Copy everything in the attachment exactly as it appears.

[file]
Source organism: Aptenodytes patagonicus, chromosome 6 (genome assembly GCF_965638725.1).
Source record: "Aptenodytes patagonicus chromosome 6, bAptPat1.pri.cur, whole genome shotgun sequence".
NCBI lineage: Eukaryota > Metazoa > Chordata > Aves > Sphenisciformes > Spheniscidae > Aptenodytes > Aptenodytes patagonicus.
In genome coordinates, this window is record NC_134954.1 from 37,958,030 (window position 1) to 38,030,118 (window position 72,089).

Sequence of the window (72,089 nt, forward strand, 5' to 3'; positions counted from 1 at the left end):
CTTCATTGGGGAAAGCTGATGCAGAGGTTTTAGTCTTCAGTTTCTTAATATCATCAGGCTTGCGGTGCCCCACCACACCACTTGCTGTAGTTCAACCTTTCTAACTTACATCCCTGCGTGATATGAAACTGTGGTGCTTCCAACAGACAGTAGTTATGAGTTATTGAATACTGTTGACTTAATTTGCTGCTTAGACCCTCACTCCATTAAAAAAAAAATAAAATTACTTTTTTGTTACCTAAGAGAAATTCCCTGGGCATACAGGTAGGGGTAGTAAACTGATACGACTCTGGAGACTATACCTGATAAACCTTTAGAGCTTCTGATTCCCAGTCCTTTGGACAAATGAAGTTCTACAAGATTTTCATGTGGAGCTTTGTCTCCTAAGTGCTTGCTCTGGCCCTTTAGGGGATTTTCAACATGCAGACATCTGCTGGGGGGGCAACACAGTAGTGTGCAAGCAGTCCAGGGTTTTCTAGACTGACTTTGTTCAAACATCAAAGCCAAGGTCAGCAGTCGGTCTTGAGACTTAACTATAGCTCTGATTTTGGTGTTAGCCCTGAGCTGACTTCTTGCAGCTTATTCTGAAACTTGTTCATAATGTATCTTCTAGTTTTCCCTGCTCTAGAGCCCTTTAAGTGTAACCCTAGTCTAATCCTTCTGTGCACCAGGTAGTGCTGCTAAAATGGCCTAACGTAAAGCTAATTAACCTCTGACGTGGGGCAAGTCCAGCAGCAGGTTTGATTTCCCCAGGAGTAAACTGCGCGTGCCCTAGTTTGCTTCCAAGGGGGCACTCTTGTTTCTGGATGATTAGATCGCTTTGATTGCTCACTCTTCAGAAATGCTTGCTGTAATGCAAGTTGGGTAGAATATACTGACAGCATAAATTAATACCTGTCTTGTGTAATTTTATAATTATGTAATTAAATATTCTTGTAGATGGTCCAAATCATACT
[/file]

Source organism: Aptenodytes patagonicus, chromosome 6 (genome assembly GCF_965638725.1).
Source record: "Aptenodytes patagonicus chromosome 6, bAptPat1.pri.cur, whole genome shotgun sequence".
NCBI lineage: Eukaryota > Metazoa > Chordata > Aves > Sphenisciformes > Spheniscidae > Aptenodytes > Aptenodytes patagonicus.
In genome coordinates, this window is record NC_134954.1 from 37,958,030 (window position 1) to 38,030,118 (window position 72,089).

Sequence of the window (72,089 nt, forward strand, 5' to 3'; positions counted from 1 at the left end):
CTTCATTGGGGAAAGCTGATGCAGAGGTTTTAGTCTTCAGTTTCTTAATATCATCAGGCTTGCGGTGCCCCACCACACCACTTGCTGTAGTTCAACCTTTCTAACTTACATCCCTGCGTGATATGAAACTGTGGTGCTTCCAACAGACAGTAGTTATGAGTTATTGAATACTGTTGACTTAATTTGCTGCTTAGACCCTCACTCCATTAAAAAAAAAATAAAATTACTTTTTTGTTACCTAAGAGAAATTCCCTGGGCATACAGGTAGGGGTAGTAAACTGATACGACTCTGGAGACTATACCTGATAAACCTTTAGAGCTTCTGATTCCCAGTCCTTTGGACAAATGAAGTTCTACAAGATTTTCATGTGGAGCTTTGTCTCCTAAGTGCTTGCTCTGGCCCTTTAGGGGATTTTCAACATGCAGACATCTGCTGGGGGGGCAACACAGTAGTGTGCAAGCAGTCCAGGGTTTTCTAGACTGACTTTGTTCAAACATCAAAGCCAAGGTCAGCAGTCGGTCTTGAGACTTAACTATAGCTCTGATTTTGGTGTTAGCCCTGAGCTGACTTCTTGCAGCTTATTCTGAAACTTGTTCATAATGTATCTTCTAGTTTTCCCTGCTCTAGAGCCCTTTAAGTGTAACCCTAGTCTAATCCTTCTGTGCACCAGGTAGTGCTGCTAAAATGGCCTAACGTAAAGCTAATTAACCTCTGACGTGGGGCAAGTCCAGCAGCAGGTTTGATTTCCCCAGGAGTAAACTGCGCGTGCCCTAGTTTGCTTCCAAGGGGGCACTCTTGTTTCTGGATGATTAGATCGCTTTGATTGCTCACTCTTCAGAAATGCTTGCTGTAATGCAAGTTGGGTAGAATATACTGACAGCATAAATTAATACCTGTCTTGTGTAATTTTATAATTATGTAATTAAATATTCTTGTAGATGGTCCAAATCATACT